Philip G. Johnson, a 30-year-old Catholic seminarian with inoperable brain cancer, reached out to terminally-ill brain cancer patient Brittany Maynard on Wednesday.
Maynard, 29, has publicised her plan to end her life on November 1, and is devoting her final days to pushing death-with-dignity legislation. Johnson, who has suffered debilitating seizures and headaches for six years - similar to Maynard's symptoms - implored her to turn to Jesus for comfort and reject assisted suicide.
In an open letter, Johnson sympathised with her suffering, describing the anguish he too felt when he was told that he had terminal brain cancer in 2008.
"After years of terrible headaches and misdiagnosis, my Grade III brain cancer (Anaplastic Astrocytoma) proved to be inoperable due to its location," he wrote on the Diocese of Raleigh's website. "Most studies state that the median survival time for this type of cancer is eighteen months, even with aggressive radiation and chemotherapy.
"I remember the moment I saw the computer images of the brain scans – I went to the Catholic chapel on base and fell to the floor in tears. I asked God, 'Why me?'"
Maynard also published a letter on Wednesday, and reinforced her commitment to ending her life.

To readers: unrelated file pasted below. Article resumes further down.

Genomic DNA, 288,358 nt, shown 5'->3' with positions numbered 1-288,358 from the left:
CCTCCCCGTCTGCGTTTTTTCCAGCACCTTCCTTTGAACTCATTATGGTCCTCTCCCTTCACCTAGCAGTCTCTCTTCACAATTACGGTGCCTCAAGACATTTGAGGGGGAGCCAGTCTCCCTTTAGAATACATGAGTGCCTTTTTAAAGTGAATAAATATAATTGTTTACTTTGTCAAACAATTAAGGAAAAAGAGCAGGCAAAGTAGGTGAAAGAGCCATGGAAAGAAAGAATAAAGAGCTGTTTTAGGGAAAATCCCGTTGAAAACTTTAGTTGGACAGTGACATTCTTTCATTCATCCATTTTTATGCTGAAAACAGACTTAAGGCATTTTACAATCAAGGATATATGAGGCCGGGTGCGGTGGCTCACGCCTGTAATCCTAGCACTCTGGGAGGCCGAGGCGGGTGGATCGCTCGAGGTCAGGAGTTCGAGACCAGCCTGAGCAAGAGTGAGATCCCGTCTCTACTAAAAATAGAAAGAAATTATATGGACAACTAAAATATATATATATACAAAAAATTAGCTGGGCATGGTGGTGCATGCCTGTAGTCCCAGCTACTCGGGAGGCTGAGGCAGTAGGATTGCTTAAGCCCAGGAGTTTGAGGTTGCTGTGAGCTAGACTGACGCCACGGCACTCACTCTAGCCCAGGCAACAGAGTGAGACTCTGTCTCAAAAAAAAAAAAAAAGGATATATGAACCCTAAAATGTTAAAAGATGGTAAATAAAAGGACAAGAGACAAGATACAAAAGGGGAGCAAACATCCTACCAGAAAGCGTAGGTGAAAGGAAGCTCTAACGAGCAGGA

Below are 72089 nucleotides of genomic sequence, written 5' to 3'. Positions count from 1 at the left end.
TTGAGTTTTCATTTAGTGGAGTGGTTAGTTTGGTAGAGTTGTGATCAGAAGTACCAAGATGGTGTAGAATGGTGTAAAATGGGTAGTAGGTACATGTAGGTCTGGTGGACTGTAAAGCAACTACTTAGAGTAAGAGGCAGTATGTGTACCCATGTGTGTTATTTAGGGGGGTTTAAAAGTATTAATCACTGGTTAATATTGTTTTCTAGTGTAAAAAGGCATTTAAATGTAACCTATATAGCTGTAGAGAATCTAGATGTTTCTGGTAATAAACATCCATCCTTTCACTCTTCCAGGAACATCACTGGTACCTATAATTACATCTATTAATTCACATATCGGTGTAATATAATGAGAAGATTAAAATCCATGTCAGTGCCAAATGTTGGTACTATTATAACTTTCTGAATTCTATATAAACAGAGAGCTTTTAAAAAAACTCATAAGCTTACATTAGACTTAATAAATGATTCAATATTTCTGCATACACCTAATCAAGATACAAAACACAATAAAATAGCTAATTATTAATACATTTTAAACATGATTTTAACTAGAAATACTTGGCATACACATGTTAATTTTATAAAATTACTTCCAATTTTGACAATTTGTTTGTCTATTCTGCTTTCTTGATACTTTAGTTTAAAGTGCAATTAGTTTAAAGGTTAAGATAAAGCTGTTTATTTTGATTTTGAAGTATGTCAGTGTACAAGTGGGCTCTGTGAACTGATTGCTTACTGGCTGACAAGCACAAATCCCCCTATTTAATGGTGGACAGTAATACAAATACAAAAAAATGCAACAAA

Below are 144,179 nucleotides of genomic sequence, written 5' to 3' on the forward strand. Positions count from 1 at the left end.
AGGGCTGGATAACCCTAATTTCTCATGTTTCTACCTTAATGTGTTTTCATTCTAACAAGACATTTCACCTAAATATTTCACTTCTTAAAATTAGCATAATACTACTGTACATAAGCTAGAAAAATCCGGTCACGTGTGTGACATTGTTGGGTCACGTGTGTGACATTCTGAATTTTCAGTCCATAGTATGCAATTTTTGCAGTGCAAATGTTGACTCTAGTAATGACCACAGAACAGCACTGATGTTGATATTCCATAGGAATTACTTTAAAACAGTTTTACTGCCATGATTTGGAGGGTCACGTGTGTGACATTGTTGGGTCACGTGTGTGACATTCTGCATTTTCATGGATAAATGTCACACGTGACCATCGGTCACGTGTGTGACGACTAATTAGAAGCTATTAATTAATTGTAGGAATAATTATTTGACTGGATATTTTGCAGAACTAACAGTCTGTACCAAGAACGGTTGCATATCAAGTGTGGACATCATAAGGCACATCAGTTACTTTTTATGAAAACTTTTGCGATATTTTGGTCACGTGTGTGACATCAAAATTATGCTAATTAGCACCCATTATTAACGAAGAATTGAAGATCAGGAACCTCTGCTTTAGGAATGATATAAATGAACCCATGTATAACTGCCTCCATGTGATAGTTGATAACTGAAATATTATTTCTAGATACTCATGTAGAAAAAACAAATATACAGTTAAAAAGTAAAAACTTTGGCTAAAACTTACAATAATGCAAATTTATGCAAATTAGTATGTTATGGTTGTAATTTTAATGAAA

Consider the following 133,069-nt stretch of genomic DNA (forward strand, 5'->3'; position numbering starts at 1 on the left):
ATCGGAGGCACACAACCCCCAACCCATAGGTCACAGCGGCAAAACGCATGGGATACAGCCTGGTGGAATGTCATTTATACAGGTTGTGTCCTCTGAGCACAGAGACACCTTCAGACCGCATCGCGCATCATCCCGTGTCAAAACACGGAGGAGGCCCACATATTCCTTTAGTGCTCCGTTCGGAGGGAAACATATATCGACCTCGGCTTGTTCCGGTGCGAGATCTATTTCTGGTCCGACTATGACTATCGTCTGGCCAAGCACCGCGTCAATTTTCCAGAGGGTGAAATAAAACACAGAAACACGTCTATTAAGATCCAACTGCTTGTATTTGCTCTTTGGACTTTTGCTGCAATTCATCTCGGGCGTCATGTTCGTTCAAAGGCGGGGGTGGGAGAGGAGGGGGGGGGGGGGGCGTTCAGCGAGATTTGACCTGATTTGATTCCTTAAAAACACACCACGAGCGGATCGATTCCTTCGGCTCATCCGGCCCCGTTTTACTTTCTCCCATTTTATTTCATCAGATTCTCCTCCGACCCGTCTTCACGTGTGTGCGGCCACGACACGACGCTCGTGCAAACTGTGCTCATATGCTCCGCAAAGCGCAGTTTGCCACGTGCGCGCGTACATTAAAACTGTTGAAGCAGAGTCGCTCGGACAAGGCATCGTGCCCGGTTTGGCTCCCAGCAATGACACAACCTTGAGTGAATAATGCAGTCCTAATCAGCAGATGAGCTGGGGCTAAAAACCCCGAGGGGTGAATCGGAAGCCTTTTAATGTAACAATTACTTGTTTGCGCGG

"No mother should bury her child, and no husband should be a widow at 43," she wrote in a blog post. "But for them, and for me, great comfort lies in knowing they won't have to live with the memories of my physical deterioration and suffering."
Johnson also wrote of the continued suffering he will face if his cancer progresses.
"I will gradually lose control of my bodily functions at a young age, from paralysis to incontinence, and it is very likely that my mental faculties will also disappear and lead to confusion and hallucinations before my death," he said.
"There have been times over the past six years that I wanted the cancer to grow and take my life swiftly so that it would all be over. Other times, I have sought forms of escape through sin and denial just to take my mind off of the suffering and sadness, even if only for a few moments.
"I learned that the suffering and heartache that is part of the human condition does not have to be wasted and cut short out of fear or seeking control in a seemingly uncontrollable situation. Perhaps this is the most important miracle that God intends for me to experience."
Johnson said that Maynard's decision to commit suicide is "anything but brave," and urged her to reconsider her choice.
"Suffering is not worthless, and our lives are not our own to take," he wrote.
"I will continue to pray for Brittany as she deals with her illness, as I know exactly what she is going through. I still get sad. I still cry. I still beg God to show me His will through all of this suffering and to allow me to be His priest if it be His will, but I know that I am not alone in my suffering... I have walked in Brittany's shoes, but I have never had to walk alone."